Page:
What to do when your muse says “NO!”?

I have a confession to make.  I’ve always wanted to be a writer.  But I’ve really had no clue how to go about it.  So while I’ve had the urge to write things as they appear in my head, (vignettes, snippets, scenes) and the odd poem or so, and even written 4 short stories (countable on one hand, yes, tragic, I know) – I have only once attempted a book, and that was 26 years ago.

I feel like a 40 year old virgin.

I’m learning though, from a professional, how the hell to write a book, beginning with how to pull an idea out of your arse, and develop it into something called a story.

I do have an idea.  It’s totally surprising to me in many ways, basically because I left my Muse, my waltzing Matilda, back at the highschool bus shelter when I hightailed it out of town all those years ago.  Then I kidnapped her and held her to ransom for the next 20 odd years, threatening her with all sorts of nasties if she didn’t keep her mouth shut.  Ever since I decided to untie her, take off her blindfold, ungag her, and ask her if she’d like to stay with me on my creative journey through life (amazingly she said she’ll think about it) I have been asking her to help me navigate.  Sometimes she’s hesitant (fairly natural after the treatment I’ve given her, I’d say), so I make suggestions.  To which she says “NO!”, a lot.

But how does this relate to what I’m trying to write?  Well, for a start, I’m not actually writing anything yet.  That’s part of the deal of what I’m learning, that I plan it all out a bit first.  All of it, mind you.  Not just the book and all it entales (sic, I like a nice pun), but my career as well.  My career?? I can only hope.

So I’m planning my book, alongside the other stuff, ie, my career, all made entirely possible in this day and age of self publishing.  The career is easier to plan than the book.  It’s a set list of tasks that I can do and tick off and accomplish.  The book on the other hand…

My problems as they stand right now:

1.  I don’t know how to allow her to help me to find our way to the heart of the story.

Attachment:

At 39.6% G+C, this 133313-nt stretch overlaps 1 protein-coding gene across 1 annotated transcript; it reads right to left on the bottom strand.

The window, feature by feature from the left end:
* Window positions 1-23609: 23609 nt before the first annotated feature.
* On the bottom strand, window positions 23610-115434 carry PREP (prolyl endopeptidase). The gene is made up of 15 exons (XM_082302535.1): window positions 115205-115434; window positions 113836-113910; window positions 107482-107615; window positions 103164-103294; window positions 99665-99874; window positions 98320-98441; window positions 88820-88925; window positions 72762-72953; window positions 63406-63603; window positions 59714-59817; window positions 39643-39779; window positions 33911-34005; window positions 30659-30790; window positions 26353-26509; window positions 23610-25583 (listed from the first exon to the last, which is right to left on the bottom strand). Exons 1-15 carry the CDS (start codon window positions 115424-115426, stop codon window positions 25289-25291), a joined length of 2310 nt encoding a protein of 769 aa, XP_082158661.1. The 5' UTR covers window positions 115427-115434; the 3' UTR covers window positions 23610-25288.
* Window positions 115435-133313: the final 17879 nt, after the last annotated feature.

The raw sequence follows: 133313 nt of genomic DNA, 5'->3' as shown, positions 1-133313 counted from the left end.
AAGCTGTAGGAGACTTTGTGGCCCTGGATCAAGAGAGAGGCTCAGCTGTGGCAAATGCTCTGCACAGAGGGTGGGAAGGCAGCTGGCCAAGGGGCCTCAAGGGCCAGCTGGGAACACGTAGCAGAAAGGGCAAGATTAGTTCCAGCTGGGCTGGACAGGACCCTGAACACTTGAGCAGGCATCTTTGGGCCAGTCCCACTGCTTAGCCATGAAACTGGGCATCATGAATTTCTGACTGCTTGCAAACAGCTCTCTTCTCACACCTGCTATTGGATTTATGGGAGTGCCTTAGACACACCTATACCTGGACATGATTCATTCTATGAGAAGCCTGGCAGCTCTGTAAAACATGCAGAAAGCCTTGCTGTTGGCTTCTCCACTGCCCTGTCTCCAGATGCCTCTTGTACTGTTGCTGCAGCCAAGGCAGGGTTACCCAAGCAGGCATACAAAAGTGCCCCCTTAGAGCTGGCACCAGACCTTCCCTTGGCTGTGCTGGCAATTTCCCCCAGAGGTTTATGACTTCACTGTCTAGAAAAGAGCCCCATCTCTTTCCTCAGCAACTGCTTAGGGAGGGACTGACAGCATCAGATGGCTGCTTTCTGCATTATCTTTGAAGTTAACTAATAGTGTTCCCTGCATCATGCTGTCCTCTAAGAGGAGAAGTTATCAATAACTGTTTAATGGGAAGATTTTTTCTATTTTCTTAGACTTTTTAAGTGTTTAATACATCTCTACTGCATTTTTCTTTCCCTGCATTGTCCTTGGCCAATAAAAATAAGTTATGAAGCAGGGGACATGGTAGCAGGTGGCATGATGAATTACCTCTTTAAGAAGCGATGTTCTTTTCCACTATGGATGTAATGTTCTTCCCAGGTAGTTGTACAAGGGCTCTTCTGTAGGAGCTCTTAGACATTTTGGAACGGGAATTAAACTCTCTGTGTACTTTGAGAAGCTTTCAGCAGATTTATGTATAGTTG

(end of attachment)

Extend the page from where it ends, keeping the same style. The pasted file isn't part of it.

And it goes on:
2.  I have limited faith in my own imagination because frankly, I’ve stifled it for so long.

3.  These two problems multiply into each other and create a cubic metre effect, which sits like a great big block of concrete in my mind and squashes flat all attempts at creativity.  Problem 1. multiplied by Problem 2. equals “you can’t do that!”.

How this translates into reality:

I have a story that I wanted to set in the ancient world, with fantasy elements that work in the ancient world because people believed shit back then.  But.  The whole story hinges on one protagonist whom 1. I can’t yet picture clearly and 2. is a boy/merboy and a slave, working at a job that in the ancient world was predominantly done by women, and not in the areas that I would want to set it, if I knew where the hell I wanted to set it.

I wrote it all out according to the lesson I’m on at the moment, working on the technique I’m struggling to learn from it.  I asked her where we should go from there and she went quiet.   I made a suggestion and she said “No! Not where you’re headed!”.  Logic was fighting with imagination in the backseat and we were tussling over the wheel in the front.  We swerved and skidded and as I braked we smashed into a wall.  Everyone sat absolutely still.  We were both a little bloody.  I put my head on the wheel and sobbed.

“I don’t know where to go now!” I wailed.

And then this golden princess by my side who I’m shyly falling in love with, reaches out her hand to cover mine.  She gives it a little squeeze and I look at her and she says – “You need a wardrobe.”

Exactly.  I think it’s time I let her drive.

Where all things are possible

The way to another world, where all things are possible.

 

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About talesbytink

I've lived various lives in various places but have been a writer at heart the whole time. The experiences of being other things in other lands and times can only make my writing richer. I have no regrets about the road travelled. There are no shortcuts to any place worth going.
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2 Responses to What to do when your muse says “NO!”?

  1. I like the sense of humor you have over this process.

    • talesbytink says:

      Wow! Excuse me for getting excited but you are my first comment poster! Thanks! I haven’t been here for a couple of weeks, sorry, got snowed under by other things. About to post again though. Are you a fellow HTTS member?

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